Chin Chin 125 Flinders La, Melbourne, (03) 8663 2000, chinchinrestaurant.com.au

Rise and shine: the new islands of the north

Chopper cam: an uninhabited island in the Palm Island group.

After a flurry of sales and makeovers, Queensland’s islands of the north beckon anew.

After the devastation left by last year’s cyclone season, several
islands and resorts have refreshed and changed hands, including Orpheus,
Lizard and Dunk islands, Fitzroy Island Resort and the celebrity haunt
Bedarra Island Resort, which was reportedly sold for just $6 million.

Six million dollars seems to be the magic number, as Orpheus’s new
owner has also just snapped up a tropical island for about the same
small change.

Cheong Liew and Arie Prabowo

The only way to the resort is via the skies in the
teensiest little helicopter, an egg beater that skims over uninhabited
islands, lonely atolls, the ruins of a former leper colony and busy Palm
Island, with a population of between 2000 and 3000 indigenous folk.
Orpheus’s new owner knows which side his bread is buttered on: he also
owns The Botanical in Melbourne’s dress circle, South Yarra, and has
lured Cheong Liew out of retirement to set the tone for the resort’s
kitchens with his protege, Arie Prabowo.

Orpheus Island is a hilly dot 80 kilometres off the coast of
Townsville, in the Palm Islands group. Lashed by Yasi’s cyclonic winds
last year, the resort recently reopened and, if it plays its cards
right, will be one of those hideaways where sneaky celebs have no need
for wearing wigs or bad ’80s fashion.

To read more about the new islands of the north, click here

Bubba’s happy, mama’s happy, let’s eat!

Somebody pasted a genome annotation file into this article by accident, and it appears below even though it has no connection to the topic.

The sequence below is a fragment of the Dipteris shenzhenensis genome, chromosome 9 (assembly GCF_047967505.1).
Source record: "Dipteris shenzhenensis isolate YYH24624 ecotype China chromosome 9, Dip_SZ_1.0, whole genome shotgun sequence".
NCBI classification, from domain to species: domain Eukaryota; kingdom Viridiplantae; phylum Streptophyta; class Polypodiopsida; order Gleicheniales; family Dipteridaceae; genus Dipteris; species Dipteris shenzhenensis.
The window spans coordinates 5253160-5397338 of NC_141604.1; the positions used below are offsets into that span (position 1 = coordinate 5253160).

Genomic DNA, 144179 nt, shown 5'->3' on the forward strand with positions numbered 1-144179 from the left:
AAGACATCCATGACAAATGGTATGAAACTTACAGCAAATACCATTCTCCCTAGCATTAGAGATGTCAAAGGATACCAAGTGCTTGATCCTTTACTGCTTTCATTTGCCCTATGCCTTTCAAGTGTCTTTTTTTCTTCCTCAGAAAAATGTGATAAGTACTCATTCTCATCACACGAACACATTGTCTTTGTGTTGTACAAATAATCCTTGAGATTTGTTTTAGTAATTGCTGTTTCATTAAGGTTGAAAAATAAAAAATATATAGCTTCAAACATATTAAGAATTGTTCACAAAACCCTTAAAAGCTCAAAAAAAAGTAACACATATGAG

“Does she like it?” celebrity chef and restauranteur George Calombaris is hovering at our table, hands clasped, face concerned.
The food critic puckers her lips and spits the spoon out, clean. Yes, George. My 10-month-old baby does like your strained pumpkin. Forget about the journalist, the baby is happy. And George is happy.
“I brought some baby food, in keeping with the theme,” I tell George. “It’s lamb with polenta, but it’s not  so great. Would you like to try it?”
“Um, no thanks,” he declines politely.

The fab prawn tortellini, $26

“There is no restaurant down this lane,” my taxi driver declared confidently on our way to MamaBaba.
But after opening in South Yarra on 20 January, at 7pm tonight, it’s
three-quarters full. At 8pm it’s packed and roaring, as bronzed Toorak
blondes pick over the menu which features a range of Italian pastas and risotto married with Greek favourites such as stifado and kritharaki.
“My mama is Greek. My baba is Italian. This is my food,” reads a large banner in the newest addition to the Calombaris empire which includes the Press Club, St Katherine’s and the gorgeous Hellenic Republic.
George’s website tells me he’s been voted one of the top 40 most influential chefs in the world, and in the top 100 most influential Australians. The man knows his onions, and, more importantly, he knows what onions we like.

So it should come as no surprise during Australia’s current baby boom that I find that the tv judge’s new menu includes three types of baby food ($3.50), served in little glass jars with a label that reads ‘Just like my mama used to make’.
There were some timing issues (why did the complementary taste, a baby chicken parma topped with an Italian flag, come out at the same time as my main?)  but for the record, my prawn tortellini, soft pasta dumplings filled with prawn mousse and prawn meat saganaki with cherry tomatoes and feta, is divine. The service is slick and the international wine list exciting. We’ll be back.

MamaBaba, 21 Daly St South Yarra